Understanding the Professional Lives of Female Teachers in Rural Sub-Saharan African Schools: A Capability Perspective

Buckler, Alison Sarah (2012). Understanding the Professional Lives of Female Teachers in Rural Sub-Saharan African Schools: A Capability Perspective. PhD thesis The Open University.

DOI: https://doi.org/10.21954/ou.ro.0000993c


This study examines an important dimension of the global challenge to achieve Education for All: the professional lives of female teachers in rural communities in Sub Saharan Africa. Teachers from five countries (Ghana, Nigeria, Kenya, South Africa and Sudan) provide a focus for exploring the relationship between official representations of teachers' work and the professional lives teachers create and experience.

The official perspective is drawn from an analysis of documentary evidence and interviews with policy makers and officials. Teachers; perspectives are derived from an ethnographic and narrative analysis of data collected during fieldwork in schools. The thesis is framed by the capability approach. It compiles lists of professional capablities for each perspective and examines teachers' agency to pursue and achieve these capabilities.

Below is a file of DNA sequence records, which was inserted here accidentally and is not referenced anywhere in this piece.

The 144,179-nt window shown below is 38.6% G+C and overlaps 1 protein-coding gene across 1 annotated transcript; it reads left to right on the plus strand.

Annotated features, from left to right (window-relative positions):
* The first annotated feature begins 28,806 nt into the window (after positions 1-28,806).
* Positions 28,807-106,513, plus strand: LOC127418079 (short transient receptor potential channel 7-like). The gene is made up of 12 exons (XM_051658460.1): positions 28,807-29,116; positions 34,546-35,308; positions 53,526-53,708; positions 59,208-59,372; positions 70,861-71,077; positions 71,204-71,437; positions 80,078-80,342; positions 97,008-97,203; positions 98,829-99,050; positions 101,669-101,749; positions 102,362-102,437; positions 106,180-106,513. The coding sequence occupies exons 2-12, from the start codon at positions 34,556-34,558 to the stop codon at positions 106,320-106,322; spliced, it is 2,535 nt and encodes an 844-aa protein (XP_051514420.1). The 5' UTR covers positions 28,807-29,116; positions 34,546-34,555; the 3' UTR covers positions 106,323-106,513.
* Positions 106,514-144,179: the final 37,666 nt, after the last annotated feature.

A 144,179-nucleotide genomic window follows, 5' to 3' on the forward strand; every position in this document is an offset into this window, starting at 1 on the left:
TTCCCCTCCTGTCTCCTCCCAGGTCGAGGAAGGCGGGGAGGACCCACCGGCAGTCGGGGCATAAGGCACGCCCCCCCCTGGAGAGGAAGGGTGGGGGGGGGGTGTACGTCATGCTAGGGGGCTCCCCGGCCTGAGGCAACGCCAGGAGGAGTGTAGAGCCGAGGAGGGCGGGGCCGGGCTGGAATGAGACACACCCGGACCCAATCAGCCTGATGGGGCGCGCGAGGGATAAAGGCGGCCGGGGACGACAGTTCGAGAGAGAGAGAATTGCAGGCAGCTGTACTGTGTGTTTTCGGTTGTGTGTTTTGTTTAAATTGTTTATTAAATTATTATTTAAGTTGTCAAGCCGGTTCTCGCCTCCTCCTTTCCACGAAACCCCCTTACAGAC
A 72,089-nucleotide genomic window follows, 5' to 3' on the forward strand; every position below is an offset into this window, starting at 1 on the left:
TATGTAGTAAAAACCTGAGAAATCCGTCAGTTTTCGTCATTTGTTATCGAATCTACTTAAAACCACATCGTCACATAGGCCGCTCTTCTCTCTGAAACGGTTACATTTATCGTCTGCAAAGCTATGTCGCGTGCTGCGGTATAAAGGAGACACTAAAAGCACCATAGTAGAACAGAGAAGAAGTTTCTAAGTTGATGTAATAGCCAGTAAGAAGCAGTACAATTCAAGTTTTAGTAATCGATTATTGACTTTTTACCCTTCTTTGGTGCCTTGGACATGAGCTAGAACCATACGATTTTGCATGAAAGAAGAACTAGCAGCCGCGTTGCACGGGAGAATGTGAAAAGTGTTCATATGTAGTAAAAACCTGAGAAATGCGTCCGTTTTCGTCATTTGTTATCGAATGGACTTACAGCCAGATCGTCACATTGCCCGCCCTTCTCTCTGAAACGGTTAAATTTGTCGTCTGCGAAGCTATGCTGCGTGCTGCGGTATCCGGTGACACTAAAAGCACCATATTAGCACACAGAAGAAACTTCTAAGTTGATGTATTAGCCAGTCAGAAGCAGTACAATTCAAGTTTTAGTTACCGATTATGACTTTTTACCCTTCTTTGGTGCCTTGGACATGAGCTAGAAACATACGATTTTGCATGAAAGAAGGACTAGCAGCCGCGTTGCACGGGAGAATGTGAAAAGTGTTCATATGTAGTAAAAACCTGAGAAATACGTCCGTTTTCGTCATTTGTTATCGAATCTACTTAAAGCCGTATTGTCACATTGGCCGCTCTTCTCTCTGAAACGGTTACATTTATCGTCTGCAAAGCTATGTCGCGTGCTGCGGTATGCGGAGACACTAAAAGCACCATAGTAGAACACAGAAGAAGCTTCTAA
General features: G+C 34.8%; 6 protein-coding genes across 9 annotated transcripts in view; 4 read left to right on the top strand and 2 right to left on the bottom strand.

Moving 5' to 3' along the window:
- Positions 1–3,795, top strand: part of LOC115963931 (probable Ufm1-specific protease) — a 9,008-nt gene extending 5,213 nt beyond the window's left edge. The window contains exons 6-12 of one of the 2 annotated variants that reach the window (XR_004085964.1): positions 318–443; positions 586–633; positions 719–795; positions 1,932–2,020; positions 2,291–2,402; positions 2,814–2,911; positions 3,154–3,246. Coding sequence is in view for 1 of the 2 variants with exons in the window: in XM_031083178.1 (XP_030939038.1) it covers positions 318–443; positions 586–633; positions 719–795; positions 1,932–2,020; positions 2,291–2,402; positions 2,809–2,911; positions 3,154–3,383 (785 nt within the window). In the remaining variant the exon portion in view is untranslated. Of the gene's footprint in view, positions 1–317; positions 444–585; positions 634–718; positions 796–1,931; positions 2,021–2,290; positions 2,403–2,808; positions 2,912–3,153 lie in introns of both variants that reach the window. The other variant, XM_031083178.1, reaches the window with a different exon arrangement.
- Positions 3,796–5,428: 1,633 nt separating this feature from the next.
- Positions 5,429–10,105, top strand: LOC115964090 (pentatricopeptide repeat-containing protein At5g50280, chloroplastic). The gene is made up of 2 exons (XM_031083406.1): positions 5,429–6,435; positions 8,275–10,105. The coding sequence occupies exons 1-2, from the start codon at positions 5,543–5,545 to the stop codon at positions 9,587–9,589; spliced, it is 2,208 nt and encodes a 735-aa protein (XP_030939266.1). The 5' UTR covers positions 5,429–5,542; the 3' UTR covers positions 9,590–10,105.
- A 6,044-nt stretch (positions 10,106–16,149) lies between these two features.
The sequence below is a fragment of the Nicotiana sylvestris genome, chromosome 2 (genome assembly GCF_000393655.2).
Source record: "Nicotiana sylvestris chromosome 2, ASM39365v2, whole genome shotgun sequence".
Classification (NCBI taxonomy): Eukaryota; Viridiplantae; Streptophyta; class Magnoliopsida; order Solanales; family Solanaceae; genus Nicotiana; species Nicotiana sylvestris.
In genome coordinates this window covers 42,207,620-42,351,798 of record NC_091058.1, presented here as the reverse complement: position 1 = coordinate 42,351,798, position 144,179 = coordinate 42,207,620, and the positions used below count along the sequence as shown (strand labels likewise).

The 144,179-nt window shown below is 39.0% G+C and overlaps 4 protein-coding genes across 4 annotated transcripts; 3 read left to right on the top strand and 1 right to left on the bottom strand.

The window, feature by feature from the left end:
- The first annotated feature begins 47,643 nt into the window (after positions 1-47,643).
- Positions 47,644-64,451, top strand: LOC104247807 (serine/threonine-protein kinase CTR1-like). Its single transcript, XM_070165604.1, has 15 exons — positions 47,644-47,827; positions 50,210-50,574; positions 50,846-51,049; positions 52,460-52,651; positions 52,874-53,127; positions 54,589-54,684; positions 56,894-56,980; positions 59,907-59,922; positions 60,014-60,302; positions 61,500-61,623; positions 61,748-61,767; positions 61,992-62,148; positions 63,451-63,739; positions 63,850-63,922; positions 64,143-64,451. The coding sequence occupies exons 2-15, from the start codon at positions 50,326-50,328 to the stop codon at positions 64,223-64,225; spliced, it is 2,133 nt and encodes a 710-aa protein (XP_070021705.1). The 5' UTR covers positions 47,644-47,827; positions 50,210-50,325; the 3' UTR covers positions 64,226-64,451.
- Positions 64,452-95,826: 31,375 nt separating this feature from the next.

The thesis establishes that:

- the capability approach provides a frame of reference for understanding the professional lives of teachers. In particular it highlights disconnections between official and teacher perceptions of the teacher role and teacher effectiveness and makes visible patterns of agency teachers have within their professional lives.

- the predominantly deficit model of teacher work in Sub-Saharan Africa expressed in policy documentation and the literature fails to take account of the more complex ways in which female working lives are situated; for example the intersection of professional values with rurality and gender.

- teachers do not necessarily perceive rurality in negative terms, but rather the "conditions of support" associated with rurality. This defines a further dimension to teacher agency and has implications for re-examining the professional and administrative structures within which teachers work.

The thesis concludes by proposing a model of professional capability for female teachers working in rural communities in Sub-Saharan Africa in a form that could engage research and policy communities, and suggesting grounds for re-thinking policy orientations to teachers working in such contexts.

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